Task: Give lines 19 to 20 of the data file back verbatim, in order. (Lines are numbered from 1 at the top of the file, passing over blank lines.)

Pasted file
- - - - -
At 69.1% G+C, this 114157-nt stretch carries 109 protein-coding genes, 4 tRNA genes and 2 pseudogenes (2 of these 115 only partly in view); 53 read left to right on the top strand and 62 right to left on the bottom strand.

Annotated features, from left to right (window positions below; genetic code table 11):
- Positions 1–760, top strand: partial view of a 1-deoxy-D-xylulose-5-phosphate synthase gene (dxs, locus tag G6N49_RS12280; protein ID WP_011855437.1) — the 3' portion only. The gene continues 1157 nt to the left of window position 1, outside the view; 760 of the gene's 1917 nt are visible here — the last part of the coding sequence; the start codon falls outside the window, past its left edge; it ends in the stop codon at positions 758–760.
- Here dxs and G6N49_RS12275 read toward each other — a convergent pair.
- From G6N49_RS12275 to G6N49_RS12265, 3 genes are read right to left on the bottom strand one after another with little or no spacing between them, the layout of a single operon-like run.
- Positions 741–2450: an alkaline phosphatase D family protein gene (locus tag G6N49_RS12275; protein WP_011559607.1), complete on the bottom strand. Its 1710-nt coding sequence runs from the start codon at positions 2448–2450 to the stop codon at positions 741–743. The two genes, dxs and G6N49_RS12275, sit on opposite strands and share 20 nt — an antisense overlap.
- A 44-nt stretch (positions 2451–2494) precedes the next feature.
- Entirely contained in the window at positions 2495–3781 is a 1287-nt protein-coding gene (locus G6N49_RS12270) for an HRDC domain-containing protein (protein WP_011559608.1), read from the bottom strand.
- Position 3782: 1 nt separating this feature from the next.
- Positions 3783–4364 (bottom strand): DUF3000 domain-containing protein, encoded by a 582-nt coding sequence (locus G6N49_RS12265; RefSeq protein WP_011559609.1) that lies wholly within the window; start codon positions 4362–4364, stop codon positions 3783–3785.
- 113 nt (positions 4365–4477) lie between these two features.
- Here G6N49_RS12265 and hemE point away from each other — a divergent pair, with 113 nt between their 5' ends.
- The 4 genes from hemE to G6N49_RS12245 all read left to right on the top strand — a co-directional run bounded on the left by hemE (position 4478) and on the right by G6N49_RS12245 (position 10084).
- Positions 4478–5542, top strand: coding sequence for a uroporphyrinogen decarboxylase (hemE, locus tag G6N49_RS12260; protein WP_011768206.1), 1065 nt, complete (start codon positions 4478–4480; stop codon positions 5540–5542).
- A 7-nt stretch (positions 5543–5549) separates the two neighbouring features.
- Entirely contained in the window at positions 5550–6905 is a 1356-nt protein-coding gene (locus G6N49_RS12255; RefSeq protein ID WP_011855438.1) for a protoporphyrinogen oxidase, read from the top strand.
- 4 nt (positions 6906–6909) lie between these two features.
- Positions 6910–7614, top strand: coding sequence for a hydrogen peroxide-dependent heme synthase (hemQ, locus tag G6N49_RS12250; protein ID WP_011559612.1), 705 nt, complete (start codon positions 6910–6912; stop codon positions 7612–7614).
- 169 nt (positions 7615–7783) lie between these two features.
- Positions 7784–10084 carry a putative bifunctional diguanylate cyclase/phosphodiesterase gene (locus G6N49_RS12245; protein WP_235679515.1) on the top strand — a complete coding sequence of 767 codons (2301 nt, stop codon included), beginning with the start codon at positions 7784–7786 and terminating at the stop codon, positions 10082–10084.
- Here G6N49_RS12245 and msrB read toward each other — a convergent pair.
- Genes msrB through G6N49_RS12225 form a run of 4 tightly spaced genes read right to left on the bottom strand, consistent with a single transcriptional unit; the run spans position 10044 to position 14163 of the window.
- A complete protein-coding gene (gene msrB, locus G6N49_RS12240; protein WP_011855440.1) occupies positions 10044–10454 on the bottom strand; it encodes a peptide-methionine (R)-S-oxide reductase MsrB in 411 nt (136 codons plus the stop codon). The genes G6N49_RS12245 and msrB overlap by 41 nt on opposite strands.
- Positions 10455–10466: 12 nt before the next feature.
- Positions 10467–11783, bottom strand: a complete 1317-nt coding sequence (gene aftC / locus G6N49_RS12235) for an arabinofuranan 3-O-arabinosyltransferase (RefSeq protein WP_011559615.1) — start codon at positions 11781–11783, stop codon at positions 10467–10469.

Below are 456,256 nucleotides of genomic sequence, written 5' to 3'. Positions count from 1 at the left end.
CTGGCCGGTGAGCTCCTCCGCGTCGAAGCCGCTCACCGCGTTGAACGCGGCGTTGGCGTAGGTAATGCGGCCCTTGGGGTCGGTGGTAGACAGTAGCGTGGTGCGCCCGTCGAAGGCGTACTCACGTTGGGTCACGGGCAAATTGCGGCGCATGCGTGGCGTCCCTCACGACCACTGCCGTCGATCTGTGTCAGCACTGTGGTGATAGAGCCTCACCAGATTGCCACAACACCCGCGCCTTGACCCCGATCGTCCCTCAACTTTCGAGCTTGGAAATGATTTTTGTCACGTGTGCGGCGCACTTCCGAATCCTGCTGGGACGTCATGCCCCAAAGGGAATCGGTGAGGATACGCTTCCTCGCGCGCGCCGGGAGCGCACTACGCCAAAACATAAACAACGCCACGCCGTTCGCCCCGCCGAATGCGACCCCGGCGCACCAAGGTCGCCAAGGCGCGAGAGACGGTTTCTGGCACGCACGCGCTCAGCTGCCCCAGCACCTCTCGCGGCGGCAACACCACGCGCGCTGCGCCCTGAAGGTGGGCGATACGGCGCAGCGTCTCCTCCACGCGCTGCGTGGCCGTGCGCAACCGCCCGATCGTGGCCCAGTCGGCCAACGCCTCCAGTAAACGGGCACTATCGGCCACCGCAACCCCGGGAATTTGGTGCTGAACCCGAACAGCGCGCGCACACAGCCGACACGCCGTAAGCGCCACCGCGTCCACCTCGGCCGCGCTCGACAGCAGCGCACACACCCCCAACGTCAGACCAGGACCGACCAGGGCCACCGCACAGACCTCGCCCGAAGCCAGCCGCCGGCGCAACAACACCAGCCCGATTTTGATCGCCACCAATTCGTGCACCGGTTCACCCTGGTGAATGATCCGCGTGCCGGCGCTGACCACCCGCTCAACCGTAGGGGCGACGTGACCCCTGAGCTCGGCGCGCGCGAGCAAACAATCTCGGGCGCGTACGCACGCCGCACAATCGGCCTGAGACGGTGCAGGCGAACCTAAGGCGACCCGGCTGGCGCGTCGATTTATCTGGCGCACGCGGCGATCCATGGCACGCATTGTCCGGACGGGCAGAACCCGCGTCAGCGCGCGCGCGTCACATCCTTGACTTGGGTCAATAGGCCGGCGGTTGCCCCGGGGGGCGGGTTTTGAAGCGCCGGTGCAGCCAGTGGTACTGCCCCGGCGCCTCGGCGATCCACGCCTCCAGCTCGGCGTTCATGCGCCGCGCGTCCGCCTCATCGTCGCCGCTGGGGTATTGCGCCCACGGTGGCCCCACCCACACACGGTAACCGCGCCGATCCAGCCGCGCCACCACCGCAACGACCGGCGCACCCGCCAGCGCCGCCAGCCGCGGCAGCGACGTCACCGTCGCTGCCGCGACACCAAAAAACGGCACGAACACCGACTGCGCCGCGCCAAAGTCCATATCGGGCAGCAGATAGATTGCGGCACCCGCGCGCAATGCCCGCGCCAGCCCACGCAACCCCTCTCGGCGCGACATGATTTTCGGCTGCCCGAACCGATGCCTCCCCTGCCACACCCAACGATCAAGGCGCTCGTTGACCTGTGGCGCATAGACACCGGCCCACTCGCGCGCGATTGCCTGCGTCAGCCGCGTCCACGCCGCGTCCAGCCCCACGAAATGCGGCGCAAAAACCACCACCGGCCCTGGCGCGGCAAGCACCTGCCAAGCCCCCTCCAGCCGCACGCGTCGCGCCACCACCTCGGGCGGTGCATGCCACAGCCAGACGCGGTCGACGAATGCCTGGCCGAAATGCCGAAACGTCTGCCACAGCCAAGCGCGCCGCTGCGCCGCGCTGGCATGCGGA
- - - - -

- 169 nt (positions 7615–7783) lie between these two features.
- Positions 7784–10084 carry a putative bifunctional diguanylate cyclase/phosphodiesterase gene (locus G6N49_RS12245; protein WP_235679515.1) on the top strand — a complete coding sequence of 767 codons (2301 nt, stop codon included), beginning with the start codon at positions 7784–7786 and terminating at the stop codon, positions 10082–10084.